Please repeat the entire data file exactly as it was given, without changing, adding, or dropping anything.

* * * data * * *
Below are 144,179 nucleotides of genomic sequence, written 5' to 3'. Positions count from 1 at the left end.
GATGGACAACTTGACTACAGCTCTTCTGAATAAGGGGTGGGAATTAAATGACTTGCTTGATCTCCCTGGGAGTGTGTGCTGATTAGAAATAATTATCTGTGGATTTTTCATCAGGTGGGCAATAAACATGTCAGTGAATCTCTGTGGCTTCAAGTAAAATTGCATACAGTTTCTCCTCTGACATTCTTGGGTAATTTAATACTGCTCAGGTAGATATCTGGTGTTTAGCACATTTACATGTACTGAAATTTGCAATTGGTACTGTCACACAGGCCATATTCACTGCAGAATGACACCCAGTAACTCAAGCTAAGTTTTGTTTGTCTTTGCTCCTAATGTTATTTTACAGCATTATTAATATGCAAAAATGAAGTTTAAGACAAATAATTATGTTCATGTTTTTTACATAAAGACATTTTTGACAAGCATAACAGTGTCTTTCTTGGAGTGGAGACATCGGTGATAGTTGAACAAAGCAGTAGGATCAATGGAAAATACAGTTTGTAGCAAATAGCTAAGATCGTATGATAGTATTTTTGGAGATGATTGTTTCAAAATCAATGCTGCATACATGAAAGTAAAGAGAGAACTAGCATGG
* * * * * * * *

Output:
Below are 144,179 nucleotides of genomic sequence, written 5' to 3'. Positions count from 1 at the left end.
GATGGACAACTTGACTACAGCTCTTCTGAATAAGGGGTGGGAATTAAATGACTTGCTTGATCTCCCTGGGAGTGTGTGCTGATTAGAAATAATTATCTGTGGATTTTTCATCAGGTGGGCAATAAACATGTCAGTGAATCTCTGTGGCTTCAAGTAAAATTGCATACAGTTTCTCCTCTGACATTCTTGGGTAATTTAATACTGCTCAGGTAGATATCTGGTGTTTAGCACATTTACATGTACTGAAATTTGCAATTGGTACTGTCACACAGGCCATATTCACTGCAGAATGACACCCAGTAACTCAAGCTAAGTTTTGTTTGTCTTTGCTCCTAATGTTATTTTACAGCATTATTAATATGCAAAAATGAAGTTTAAGACAAATAATTATGTTCATGTTTTTTACATAAAGACATTTTTGACAAGCATAACAGTGTCTTTCTTGGAGTGGAGACATCGGTGATAGTTGAACAAAGCAGTAGGATCAATGGAAAATACAGTTTGTAGCAAATAGCTAAGATCGTATGATAGTATTTTTGGAGATGATTGTTTCAAAATCAATGCTGCATACATGAAAGTAAAGAGAGAACTAGCATGG